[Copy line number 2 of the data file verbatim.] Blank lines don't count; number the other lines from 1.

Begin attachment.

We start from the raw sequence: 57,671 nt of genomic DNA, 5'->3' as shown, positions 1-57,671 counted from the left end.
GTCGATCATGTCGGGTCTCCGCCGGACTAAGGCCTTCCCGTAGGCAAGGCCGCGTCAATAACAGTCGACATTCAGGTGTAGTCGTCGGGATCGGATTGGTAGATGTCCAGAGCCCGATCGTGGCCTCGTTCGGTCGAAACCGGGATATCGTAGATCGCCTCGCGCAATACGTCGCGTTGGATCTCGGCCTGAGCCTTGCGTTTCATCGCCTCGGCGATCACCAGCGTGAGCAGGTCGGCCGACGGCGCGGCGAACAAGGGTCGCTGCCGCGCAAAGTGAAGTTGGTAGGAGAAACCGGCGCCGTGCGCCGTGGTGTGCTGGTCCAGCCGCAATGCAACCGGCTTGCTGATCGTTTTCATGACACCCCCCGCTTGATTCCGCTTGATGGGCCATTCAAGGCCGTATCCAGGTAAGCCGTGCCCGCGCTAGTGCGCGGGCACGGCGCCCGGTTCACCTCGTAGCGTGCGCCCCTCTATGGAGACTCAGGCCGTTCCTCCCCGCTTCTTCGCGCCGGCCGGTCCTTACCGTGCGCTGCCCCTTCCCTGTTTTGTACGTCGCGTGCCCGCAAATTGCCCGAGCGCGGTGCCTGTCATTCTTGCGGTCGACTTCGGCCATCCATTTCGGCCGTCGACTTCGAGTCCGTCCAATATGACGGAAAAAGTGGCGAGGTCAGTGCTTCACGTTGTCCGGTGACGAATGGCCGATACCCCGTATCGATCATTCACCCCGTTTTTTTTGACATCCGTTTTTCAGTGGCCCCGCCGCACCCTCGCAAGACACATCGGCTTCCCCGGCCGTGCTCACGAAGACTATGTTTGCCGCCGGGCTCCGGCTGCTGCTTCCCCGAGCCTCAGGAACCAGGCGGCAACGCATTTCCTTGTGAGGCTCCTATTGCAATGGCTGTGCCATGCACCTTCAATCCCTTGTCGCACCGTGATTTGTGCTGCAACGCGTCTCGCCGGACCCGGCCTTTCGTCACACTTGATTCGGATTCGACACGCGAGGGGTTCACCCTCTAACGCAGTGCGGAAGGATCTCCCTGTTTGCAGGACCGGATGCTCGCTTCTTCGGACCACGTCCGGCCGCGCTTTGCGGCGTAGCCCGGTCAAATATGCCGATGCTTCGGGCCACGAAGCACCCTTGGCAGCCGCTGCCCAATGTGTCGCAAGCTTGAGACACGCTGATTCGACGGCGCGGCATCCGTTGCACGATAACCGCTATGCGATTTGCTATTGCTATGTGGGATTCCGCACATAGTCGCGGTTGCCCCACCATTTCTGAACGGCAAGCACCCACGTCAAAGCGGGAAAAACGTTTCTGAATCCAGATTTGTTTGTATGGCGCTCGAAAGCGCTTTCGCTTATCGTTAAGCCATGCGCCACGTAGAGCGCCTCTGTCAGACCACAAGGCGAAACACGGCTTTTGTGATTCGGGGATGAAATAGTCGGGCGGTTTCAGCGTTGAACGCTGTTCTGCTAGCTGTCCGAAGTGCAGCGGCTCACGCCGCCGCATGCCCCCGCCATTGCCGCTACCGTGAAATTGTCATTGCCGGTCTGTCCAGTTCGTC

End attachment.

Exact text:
GTCGATCATGTCGGGTCTCCGCCGGACTAAGGCCTTCCCGTAGGCAAGGCCGCGTCAATAACAGTCGACATTCAGGTGTAGTCGTCGGGATCGGATTGGTAGATGTCCAGAGCCCGATCGTGGCCTCGTTCGGTCGAAACCGGGATATCGTAGATCGCCTCGCGCAATACGTCGCGTTGGATCTCGGCCTGAGCCTTGCGTTTCATCGCCTCGGCGATCACCAGCGTGAGCAGGTCGGCCGACGGCGCGGCGAACAAGGGTCGCTGCCGCGCAAAGTGAAGTTGGTAGGAGAAACCGGCGCCGTGCGCCGTGGTGTGCTGGTCCAGCCGCAATGCAACCGGCTTGCTGATCGTTTTCATGACACCCCCCGCTTGATTCCGCTTGATGGGCCATTCAAGGCCGTATCCAGGTAAGCCGTGCCCGCGCTAGTGCGCGGGCACGGCGCCCGGTTCACCTCGTAGCGTGCGCCCCTCTATGGAGACTCAGGCCGTTCCTCCCCGCTTCTTCGCGCCGGCCGGTCCTTACCGTGCGCTGCCCCTTCCCTGTTTTGTACGTCGCGTGCCCGCAAATTGCCCGAGCGCGGTGCCTGTCATTCTTGCGGTCGACTTCGGCCATCCATTTCGGCCGTCGACTTCGAGTCCGTCCAATATGACGGAAAAAGTGGCGAGGTCAGTGCTTCACGTTGTCCGGTGACGAATGGCCGATACCCCGTATCGATCATTCACCCCGTTTTTTTTGACATCCGTTTTTCAGTGGCCCCGCCGCACCCTCGCAAGACACATCGGCTTCCCCGGCCGTGCTCACGAAGACTATGTTTGCCGCCGGGCTCCGGCTGCTGCTTCCCCGAGCCTCAGGAACCAGGCGGCAACGCATTTCCTTGTGAGGCTCCTATTGCAATGGCTGTGCCATGCACCTTCAATCCCTTGTCGCACCGTGATTTGTGCTGCAACGCGTCTCGCCGGACCCGGCCTTTCGTCACACTTGATTCGGATTCGACACGCGAGGGGTTCACCCTCTAACGCAGTGCGGAAGGATCTCCCTGTTTGCAGGACCGGATGCTCGCTTCTTCGGACCACGTCCGGCCGCGCTTTGCGGCGTAGCCCGGTCAAATATGCCGATGCTTCGGGCCACGAAGCACCCTTGGCAGCCGCTGCCCAATGTGTCGCAAGCTTGAGACACGCTGATTCGACGGCGCGGCATCCGTTGCACGATAACCGCTATGCGATTTGCTATTGCTATGTGGGATTCCGCACATAGTCGCGGTTGCCCCACCATTTCTGAACGGCAAGCACCCACGTCAAAGCGGGAAAAACGTTTCTGAATCCAGATTTGTTTGTATGGCGCTCGAAAGCGCTTTCGCTTATCGTTAAGCCATGCGCCACGTAGAGCGCCTCTGTCAGACCACAAGGCGAAACACGGCTTTTGTGATTCGGGGATGAAATAGTCGGGCGGTTTCAGCGTTGAACGCTGTTCTGCTAGCTGTCCGAAGTGCAGCGGCTCACGCCGCCGCATGCCCCCGCCATTGCCGCTACCGTGAAATTGTCATTGCCGGTCTGTCCAGTTCGTC